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Day Four – Product Day (5.5 hours sleep).

Earlier than usual set off to beat the tube strike, which failed so we decided to walk and bus it.

There’s a cross-over between the days in terms of knowledge, but the real focus for today was to get under the skin of the actual thing we’ve built. It was the same format as the day before, presenting for three minutes (minor tweaks to cater for the crowd) and a new group of great mentors. To give you an idea of the quality of the mentors we had thirty minute sessions with people from, or previously from, T-Mobile, Asos, Google, Not On The High Street, New Look to name but a few.

I had an acronym filled final chat with a CTO who gave us a great steer on future proofing our infrastructure. Powerful advice that we’re already starting to implement. The day ended with a party in the Google Café, more chats, a pretty intense game of table fussball and eating bread sticks, popcorn and drinking beer.

There’s an opportunity to drink at the end of each day, but you’d be daft to go beyond a couple of units – we went back to the hotel and ripped our pitch apart. Sat in a tiny hotel room eating takeaway, going over each shape, each point, each image has become an enjoyable norm. We’re up to sixty five run throughs now.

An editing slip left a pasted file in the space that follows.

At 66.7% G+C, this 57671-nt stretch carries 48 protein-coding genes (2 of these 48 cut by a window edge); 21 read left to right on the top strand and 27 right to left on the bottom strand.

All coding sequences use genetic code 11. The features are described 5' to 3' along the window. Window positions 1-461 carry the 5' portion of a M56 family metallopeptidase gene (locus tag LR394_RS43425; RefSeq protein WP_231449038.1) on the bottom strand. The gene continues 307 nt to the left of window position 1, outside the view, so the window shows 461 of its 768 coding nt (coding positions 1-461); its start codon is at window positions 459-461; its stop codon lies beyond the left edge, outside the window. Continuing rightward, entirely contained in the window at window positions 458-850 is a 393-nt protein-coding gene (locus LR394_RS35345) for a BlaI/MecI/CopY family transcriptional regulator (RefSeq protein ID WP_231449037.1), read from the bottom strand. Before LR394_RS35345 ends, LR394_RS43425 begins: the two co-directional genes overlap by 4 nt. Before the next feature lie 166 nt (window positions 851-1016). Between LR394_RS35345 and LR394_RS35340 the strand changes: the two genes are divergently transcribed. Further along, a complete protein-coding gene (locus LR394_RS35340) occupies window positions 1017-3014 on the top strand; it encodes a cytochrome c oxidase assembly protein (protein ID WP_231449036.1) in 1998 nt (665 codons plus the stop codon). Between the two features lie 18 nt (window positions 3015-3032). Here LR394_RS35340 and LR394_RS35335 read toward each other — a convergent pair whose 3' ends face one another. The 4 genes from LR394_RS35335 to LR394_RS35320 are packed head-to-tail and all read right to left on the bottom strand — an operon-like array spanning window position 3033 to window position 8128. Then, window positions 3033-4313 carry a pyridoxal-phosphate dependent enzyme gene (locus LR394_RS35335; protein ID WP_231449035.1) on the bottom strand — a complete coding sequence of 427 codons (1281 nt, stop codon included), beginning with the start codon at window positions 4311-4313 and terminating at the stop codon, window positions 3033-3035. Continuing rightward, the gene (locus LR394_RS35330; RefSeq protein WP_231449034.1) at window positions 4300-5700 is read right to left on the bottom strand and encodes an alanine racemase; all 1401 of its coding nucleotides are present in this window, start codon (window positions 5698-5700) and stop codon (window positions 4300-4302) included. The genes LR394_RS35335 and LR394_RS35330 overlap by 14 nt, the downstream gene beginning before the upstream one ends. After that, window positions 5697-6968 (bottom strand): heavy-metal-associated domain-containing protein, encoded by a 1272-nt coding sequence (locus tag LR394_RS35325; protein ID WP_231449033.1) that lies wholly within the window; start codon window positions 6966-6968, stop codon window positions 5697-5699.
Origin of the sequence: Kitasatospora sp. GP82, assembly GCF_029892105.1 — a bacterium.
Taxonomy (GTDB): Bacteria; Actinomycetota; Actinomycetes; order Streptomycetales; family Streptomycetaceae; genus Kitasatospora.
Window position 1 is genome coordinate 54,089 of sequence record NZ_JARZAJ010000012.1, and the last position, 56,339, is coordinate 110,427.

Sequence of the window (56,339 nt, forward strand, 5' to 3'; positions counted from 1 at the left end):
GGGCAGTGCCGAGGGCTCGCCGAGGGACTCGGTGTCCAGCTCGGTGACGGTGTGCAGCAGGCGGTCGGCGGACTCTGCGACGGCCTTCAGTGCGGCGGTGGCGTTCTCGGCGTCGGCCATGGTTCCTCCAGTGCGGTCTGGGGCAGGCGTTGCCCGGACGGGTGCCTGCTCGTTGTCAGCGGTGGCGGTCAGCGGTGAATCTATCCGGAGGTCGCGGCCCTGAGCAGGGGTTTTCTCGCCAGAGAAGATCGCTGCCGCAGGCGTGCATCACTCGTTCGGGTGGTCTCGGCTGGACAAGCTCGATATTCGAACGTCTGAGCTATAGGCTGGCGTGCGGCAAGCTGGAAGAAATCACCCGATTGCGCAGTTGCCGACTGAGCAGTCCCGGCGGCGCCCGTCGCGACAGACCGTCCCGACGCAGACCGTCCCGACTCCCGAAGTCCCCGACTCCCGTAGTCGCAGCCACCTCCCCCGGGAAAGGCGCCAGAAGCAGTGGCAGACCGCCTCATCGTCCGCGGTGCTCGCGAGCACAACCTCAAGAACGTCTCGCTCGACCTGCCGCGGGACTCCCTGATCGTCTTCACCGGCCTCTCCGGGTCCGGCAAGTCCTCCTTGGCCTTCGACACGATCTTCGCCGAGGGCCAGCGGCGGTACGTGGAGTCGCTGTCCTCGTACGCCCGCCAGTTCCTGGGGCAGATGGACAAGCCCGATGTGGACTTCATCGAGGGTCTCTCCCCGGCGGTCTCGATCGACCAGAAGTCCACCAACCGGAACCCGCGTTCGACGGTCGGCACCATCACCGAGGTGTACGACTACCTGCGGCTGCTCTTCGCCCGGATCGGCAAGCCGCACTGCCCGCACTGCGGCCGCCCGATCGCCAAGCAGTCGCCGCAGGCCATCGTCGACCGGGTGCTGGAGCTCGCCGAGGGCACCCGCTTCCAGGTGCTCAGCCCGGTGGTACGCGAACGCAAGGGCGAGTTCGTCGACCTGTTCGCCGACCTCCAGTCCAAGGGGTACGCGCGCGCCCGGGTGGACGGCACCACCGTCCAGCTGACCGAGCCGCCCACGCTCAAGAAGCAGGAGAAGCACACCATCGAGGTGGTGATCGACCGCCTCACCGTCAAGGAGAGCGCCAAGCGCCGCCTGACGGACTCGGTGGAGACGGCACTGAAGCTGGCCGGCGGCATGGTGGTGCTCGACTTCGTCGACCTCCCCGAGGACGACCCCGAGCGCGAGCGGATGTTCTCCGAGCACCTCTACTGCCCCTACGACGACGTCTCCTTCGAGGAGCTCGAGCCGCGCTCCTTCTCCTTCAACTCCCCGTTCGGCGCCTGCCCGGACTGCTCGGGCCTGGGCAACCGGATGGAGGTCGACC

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Day Five – The Big One (6 hours sleep).

Out of the hotel at 7am so we can arrive at the venue at 8am. We’re presenting in front of a hundred and eighty leaders, investors and key individuals so we got in early to do a run through. By the time we hit the venue we’d practiced another five times, but it’s important to note that we’re always adjusting – maybe we’re right, maybe we’re wrong but we considered every word and what impression it gave, so Tom and I were constantly feeding back to each other to either reduce the number of words to say the same thing, or to find a better way of expressing a number or fact.